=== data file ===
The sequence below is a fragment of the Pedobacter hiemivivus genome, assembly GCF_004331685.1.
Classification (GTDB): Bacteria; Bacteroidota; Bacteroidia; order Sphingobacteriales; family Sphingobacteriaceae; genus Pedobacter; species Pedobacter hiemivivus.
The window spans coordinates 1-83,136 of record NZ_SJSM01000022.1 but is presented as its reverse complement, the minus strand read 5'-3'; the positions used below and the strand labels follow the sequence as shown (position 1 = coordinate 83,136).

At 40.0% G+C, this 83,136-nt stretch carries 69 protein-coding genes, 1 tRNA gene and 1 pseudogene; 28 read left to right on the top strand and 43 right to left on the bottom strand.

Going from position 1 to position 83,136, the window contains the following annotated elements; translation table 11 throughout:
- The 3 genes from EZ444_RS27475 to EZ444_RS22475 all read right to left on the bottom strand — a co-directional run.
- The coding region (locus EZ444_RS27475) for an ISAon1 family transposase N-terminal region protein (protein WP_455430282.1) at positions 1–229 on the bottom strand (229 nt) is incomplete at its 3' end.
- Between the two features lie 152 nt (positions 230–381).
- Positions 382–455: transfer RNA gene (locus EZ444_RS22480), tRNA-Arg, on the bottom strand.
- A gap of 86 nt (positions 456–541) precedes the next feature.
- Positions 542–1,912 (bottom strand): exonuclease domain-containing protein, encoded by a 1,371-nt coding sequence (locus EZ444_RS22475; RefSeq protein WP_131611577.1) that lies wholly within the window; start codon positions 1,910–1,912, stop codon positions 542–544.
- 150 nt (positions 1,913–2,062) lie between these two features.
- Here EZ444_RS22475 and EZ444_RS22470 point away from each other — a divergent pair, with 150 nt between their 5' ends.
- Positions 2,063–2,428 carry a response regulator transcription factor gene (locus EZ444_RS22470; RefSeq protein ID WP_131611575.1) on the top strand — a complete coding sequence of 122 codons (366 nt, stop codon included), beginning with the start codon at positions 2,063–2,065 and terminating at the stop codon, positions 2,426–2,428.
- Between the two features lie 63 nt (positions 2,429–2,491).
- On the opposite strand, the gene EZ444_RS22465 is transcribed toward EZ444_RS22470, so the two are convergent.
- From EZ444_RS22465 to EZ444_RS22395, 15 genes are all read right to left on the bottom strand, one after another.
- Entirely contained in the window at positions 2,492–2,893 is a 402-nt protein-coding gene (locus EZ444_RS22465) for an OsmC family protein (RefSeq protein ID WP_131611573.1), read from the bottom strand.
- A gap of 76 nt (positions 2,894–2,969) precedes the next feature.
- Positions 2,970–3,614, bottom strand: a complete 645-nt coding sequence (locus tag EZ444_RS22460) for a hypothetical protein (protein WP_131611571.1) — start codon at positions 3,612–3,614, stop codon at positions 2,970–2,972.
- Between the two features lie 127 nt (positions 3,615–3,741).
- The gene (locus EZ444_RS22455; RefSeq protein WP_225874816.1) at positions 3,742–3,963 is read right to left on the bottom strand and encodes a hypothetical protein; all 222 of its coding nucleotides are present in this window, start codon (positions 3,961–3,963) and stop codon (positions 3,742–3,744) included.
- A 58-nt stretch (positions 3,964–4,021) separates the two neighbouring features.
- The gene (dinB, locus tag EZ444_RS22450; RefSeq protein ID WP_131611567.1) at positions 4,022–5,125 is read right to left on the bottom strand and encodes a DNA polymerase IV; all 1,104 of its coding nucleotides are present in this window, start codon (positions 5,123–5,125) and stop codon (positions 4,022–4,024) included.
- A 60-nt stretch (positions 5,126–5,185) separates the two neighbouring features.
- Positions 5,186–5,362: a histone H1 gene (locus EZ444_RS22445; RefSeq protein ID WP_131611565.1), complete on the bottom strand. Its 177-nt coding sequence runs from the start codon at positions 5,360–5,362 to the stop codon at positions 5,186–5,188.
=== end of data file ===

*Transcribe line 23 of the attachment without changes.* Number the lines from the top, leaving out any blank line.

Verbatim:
- A 58-nt stretch (positions 3,964–4,021) separates the two neighbouring features.